For the most part it’s small and local services run by small and local charities and community groups that provide this vital link in the chain for those in need.

The most urgent challenge faced is demand which has increased by a staggering 134% since June 2013. The most important challenge facing small and local charities is building sustainability in order to fund services now and in the future. Small charities and community groups report a drop of 12% since June 2013 in overall statutory income and income from voluntary sources has flatlined.

It’s important that small charitable organisations raise their profile so that local people, companies, and funding bodies are aware of what they do and that more funding opportunities are open to them to ensure that their vital services continue.”

How can small charities stand out against larger organisations?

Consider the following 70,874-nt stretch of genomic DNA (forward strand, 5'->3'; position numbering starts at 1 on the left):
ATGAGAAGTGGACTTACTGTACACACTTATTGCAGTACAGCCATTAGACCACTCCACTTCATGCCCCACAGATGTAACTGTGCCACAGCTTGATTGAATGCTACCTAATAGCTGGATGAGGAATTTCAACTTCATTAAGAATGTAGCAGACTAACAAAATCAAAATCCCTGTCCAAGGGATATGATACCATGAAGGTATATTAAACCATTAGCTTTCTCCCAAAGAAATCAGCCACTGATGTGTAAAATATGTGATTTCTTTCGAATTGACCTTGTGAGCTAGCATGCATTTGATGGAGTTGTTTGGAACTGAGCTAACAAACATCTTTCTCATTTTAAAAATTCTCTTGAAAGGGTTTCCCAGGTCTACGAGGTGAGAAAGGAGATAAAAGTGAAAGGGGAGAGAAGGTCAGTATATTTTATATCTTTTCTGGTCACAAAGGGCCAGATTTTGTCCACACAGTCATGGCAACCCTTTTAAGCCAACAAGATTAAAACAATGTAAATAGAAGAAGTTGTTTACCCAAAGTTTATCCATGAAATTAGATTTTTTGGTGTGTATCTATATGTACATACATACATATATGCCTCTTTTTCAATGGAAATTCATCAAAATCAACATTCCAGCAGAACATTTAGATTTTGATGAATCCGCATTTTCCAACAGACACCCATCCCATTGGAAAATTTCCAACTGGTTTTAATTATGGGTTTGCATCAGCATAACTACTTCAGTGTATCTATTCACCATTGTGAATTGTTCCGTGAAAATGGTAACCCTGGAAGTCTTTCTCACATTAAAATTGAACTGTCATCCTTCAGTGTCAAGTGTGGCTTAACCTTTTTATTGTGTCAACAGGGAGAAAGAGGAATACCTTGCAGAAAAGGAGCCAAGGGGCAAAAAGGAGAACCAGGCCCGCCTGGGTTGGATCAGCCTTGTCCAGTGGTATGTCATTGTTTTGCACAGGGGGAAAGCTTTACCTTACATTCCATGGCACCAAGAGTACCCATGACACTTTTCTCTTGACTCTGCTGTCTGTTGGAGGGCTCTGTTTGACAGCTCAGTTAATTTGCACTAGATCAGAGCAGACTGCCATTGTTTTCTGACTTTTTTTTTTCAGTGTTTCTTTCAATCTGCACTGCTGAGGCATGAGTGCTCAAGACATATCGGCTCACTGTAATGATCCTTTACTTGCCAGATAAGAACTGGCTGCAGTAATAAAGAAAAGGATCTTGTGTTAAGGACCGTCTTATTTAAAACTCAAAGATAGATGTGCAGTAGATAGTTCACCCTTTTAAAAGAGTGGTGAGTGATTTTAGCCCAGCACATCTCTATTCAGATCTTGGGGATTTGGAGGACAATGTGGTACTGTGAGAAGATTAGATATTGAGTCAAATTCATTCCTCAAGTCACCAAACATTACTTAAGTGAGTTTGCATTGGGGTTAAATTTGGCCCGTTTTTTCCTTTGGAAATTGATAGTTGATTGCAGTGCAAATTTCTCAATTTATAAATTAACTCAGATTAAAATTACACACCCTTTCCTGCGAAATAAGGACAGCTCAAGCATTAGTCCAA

PB: “Small charities know more than any other group in civil society what is needed from them, they are often delivering a local response to a local issue or more widely to a niche illness or disorder. They are as, if not more, relevant to their local communities as larger organisations delivering a broader range of support. But to ensure that all in their community are aware of them they need opportunities to raise their profile.” 

What resources can small charities tap into to help them in Small Charity Week?

PB: “In Small Charity Week 2018 they have the opportunity to raise their profile locally with the public and wider business communities as well as with their local council. Each day of the week is themed so they can dip in and out of the week taking advantage of the opportunities that are most pertinent to them: